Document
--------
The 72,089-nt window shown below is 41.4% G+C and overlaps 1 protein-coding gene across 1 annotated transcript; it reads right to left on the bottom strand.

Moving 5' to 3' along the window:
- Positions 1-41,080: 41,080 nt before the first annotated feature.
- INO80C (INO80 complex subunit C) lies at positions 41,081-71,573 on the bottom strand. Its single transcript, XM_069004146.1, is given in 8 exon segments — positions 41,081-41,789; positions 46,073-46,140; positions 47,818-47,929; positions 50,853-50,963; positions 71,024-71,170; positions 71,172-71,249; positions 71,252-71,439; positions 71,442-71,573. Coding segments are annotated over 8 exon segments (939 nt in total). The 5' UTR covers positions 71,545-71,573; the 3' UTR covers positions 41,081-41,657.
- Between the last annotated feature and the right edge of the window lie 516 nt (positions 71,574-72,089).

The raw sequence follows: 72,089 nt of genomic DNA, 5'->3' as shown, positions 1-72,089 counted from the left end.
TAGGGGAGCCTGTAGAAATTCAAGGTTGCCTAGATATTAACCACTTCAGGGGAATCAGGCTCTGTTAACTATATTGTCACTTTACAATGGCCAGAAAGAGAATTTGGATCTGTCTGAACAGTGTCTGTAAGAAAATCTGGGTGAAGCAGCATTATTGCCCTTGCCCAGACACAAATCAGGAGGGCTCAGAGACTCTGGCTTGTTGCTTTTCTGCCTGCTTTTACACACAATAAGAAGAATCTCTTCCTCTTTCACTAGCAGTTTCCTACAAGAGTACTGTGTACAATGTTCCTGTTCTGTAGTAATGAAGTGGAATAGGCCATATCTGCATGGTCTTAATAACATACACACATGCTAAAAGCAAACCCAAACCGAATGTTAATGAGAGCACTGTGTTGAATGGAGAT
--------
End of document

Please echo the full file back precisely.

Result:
The 72,089-nt window shown below is 41.4% G+C and overlaps 1 protein-coding gene across 1 annotated transcript; it reads right to left on the bottom strand.

Moving 5' to 3' along the window:
- Positions 1-41,080: 41,080 nt before the first annotated feature.
- INO80C (INO80 complex subunit C) lies at positions 41,081-71,573 on the bottom strand. Its single transcript, XM_069004146.1, is given in 8 exon segments — positions 41,081-41,789; positions 46,073-46,140; positions 47,818-47,929; positions 50,853-50,963; positions 71,024-71,170; positions 71,172-71,249; positions 71,252-71,439; positions 71,442-71,573. Coding segments are annotated over 8 exon segments (939 nt in total). The 5' UTR covers positions 71,545-71,573; the 3' UTR covers positions 41,081-41,657.
- Between the last annotated feature and the right edge of the window lie 516 nt (positions 71,574-72,089).

The raw sequence follows: 72,089 nt of genomic DNA, 5'->3' as shown, positions 1-72,089 counted from the left end.
TAGGGGAGCCTGTAGAAATTCAAGGTTGCCTAGATATTAACCACTTCAGGGGAATCAGGCTCTGTTAACTATATTGTCACTTTACAATGGCCAGAAAGAGAATTTGGATCTGTCTGAACAGTGTCTGTAAGAAAATCTGGGTGAAGCAGCATTATTGCCCTTGCCCAGACACAAATCAGGAGGGCTCAGAGACTCTGGCTTGTTGCTTTTCTGCCTGCTTTTACACACAATAAGAAGAATCTCTTCCTCTTTCACTAGCAGTTTCCTACAAGAGTACTGTGTACAATGTTCCTGTTCTGTAGTAATGAAGTGGAATAGGCCATATCTGCATGGTCTTAATAACATACACACATGCTAAAAGCAAACCCAAACCGAATGTTAATGAGAGCACTGTGTTGAATGGAGAT